||This biographical article needs additional citations for verification. (December 2013)|
February 4, 1931|
Brooklyn, New York
|Known for||Painting, Installation art, Multimedia art|
Helène Aylon (born February 4, 1931 in Brooklyn, New York) is an American multimedia ecofeminist artist. Her work can be divided into three phases: Process art in the '70s; anti-nuclear art in the '80s; and The G-d Project, a feminist commentary on the Hebrew Bible and other established traditions, in the '90s and 2000s.
Marriage and children
Aylon's daughter is the drama therapy pioneer Renée Emunah, and her son is Nathaniel Fisch, director of the Graduate Program in Plasma Physics (a graduate degree program within the Department of Astrophysical Sciences)) at Princeton University.
In 1970 and 1972, Aylon showed at Max Hutchinson Gallery in SoHo, and in 1975 and 1979 she showed her Paintings that Change in Time at Betty Parsons Gallery, Susan Caldwell Gallery, MIT, and the Oakland Museum. Her best-known Process art of the 1970s includes Paintings that Change in Time and The Breakings, both relying on poured linseed oil, gravity, and chance.
In the 1980s, Aylon's work focused on anti-nuclear activism. In her monumental kinetic performance saga The Earth Ambulance, she gathered soil from Strategic Air Command nuclear bases across the country into pillowcases and transported them to the United Nations Second Special Session on Disarmament on June 12, 1982. The Earth Ambulance was shown in the Brooklyn Bridge Anchorage by Creative Time in 1992, and was acquired and shown at the Hudson Valley Center for Contemporary Art in Peekskill, New York, from 2004 to 2008. Her ongoing Bridge of Knots installations, covering the facades of museums with knotted pillowcases scripted with dreams and nightmares about nuclear war, have been shown at the Knoxville Museum of Art in 1993, the Berkeley Art Museum in 1995, and the American University Museum, Washington, D.C. in 2006. In 1995, Aylon's video of two sacs en route on the waters of Japan to Hiroshima and Nagasaki was shown on the Sony Jumbotron in Times Square.
The G-d Project
Aylon's two-decade body of work, The G-d Project: Nine Houses Without Women, is a series of installations confronting gender inequality and acknowledging forgotten foremothers. The first of the nine installations is The Liberation of G-d, a "reexamination of sacred texts from a feminist point of view [that] is very much in keeping with the Jewish tradition of midrash, or biblical commentary, which has engaged Jewish scholars for millenia." The finale, All Rise, is an imagined feminist court, where women who have been forbidden to judge on a Beit Din, the Jewish court of law, can now judge.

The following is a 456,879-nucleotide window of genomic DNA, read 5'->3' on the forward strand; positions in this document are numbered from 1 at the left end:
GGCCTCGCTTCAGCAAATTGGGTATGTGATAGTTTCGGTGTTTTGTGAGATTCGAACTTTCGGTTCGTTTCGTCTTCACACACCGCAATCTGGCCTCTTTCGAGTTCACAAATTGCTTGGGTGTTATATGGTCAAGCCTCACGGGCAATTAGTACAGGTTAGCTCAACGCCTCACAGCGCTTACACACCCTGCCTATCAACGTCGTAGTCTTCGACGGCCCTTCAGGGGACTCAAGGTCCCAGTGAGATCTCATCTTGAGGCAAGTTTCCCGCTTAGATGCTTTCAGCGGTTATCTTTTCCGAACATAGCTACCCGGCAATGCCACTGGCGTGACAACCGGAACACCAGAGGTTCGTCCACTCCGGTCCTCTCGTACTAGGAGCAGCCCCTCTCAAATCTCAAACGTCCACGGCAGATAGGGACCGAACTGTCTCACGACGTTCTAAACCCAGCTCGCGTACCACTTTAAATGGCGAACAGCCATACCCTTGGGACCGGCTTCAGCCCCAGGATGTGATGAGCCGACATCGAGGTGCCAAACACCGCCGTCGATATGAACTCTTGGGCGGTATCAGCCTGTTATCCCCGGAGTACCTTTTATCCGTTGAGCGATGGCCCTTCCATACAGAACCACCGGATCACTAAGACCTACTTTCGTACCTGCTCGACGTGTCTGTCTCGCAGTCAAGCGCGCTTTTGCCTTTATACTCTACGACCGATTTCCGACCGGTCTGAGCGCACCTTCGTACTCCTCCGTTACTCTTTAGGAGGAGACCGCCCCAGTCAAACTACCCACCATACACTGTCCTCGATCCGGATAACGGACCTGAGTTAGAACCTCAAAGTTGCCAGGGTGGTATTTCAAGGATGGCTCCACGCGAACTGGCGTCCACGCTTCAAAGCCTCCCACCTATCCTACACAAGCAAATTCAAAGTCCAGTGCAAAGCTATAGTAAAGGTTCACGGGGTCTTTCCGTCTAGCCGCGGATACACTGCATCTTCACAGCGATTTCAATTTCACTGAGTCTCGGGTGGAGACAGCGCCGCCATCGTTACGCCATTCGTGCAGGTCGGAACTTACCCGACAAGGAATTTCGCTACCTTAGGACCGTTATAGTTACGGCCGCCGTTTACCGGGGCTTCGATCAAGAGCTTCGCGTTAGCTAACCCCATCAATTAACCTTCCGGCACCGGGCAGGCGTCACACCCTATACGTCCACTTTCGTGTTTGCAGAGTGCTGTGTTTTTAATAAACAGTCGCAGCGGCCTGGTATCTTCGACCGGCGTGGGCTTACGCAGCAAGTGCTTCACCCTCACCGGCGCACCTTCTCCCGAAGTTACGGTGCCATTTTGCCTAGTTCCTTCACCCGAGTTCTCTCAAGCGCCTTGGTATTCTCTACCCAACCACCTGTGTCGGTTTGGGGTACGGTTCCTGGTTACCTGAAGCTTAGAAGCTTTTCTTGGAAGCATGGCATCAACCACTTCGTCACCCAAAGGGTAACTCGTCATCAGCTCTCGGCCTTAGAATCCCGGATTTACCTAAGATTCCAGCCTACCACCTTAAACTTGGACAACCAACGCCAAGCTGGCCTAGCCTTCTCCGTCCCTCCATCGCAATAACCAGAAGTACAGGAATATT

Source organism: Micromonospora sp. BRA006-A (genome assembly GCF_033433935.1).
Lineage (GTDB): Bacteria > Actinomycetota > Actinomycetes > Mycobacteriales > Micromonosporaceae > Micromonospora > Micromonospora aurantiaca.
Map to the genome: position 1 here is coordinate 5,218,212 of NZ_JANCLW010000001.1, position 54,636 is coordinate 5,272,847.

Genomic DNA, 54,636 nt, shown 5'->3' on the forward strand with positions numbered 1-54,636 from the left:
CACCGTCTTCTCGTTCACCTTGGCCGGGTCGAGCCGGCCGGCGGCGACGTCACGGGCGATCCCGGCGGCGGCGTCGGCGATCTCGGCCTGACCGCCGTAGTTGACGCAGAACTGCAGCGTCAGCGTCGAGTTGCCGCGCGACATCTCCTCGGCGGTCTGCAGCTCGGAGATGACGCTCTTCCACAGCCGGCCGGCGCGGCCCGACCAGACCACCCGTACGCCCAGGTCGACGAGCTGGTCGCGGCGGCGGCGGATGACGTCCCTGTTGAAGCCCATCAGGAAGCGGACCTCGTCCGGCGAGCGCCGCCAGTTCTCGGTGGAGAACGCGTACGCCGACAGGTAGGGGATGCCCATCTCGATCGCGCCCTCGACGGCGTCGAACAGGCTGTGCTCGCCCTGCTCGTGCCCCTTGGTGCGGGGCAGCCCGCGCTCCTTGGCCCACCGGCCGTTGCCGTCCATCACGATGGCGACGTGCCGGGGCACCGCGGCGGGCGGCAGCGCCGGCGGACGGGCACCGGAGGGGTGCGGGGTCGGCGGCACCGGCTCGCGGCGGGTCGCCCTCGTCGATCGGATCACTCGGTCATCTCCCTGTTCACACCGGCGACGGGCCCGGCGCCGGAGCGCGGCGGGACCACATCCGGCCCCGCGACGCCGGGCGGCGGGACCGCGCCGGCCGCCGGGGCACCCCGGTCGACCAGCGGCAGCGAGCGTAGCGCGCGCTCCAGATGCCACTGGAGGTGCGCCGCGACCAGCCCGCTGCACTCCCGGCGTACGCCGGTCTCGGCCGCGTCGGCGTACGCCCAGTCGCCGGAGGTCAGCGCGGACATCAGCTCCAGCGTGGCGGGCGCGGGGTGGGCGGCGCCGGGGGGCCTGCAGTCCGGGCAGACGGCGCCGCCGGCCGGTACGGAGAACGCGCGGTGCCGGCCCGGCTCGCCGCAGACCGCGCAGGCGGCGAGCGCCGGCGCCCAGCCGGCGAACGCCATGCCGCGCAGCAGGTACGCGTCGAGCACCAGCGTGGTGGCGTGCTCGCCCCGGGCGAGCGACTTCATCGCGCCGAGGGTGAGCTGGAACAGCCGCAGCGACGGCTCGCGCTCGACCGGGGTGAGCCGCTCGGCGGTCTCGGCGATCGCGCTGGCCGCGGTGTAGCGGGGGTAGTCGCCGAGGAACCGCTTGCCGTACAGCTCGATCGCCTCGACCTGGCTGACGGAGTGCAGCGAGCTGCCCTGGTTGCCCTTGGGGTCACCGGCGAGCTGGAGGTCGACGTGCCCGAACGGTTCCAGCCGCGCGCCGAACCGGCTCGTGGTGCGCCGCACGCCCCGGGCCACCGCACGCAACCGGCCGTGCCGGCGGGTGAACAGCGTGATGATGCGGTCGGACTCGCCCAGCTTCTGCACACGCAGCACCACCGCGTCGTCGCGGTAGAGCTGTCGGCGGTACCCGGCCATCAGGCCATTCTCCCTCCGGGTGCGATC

Aylon’s work is in the permanent collections of the Whitney Museum, the Museum of Modern Art, the San Francisco Museum of Modern Art, and the Jewish Museum. She is the recipient of grants from the National Endowment for the Arts, the Pollock-Krasner Foundation, the New York State Council for the Arts, and the New York Foundation for the Arts. She has taught at Hunter College and San Francisco State University, and is a frequent speaker on art, women’s spirituality, and Jewish studies. She lives in New York City.
- "Dr. Nat Fisch". W3.pppl.gov. Retrieved 1 December 2013.
- "Department of Astrophysical Sciences". Princeton.edu. 15 August 2013. Retrieved 1 December 2013.
- Helène Aylon (2012-05-15). "Whatever Is Contained Must Be Released: My Jewish Orthodox Girlhood, My Life as a Feminist Artist (Jewish Women Writers)". Amazon.com. Retrieved 1 December 2013.
- Official website of Helene Aylon
- National Museum of American Jewish History - Helene Aylon
- Helene Aylon at the University Art Museum - Berkeley, California
- Jewish Women and the Feminist Revolution from the Jewish Women's Archive
- Earth Ambulance at the Hudson Valley Center for Contemporary Art
- Helene Aylon at Art at the Katzen
- Works by or about Helene Aylon in libraries (WorldCat catalog)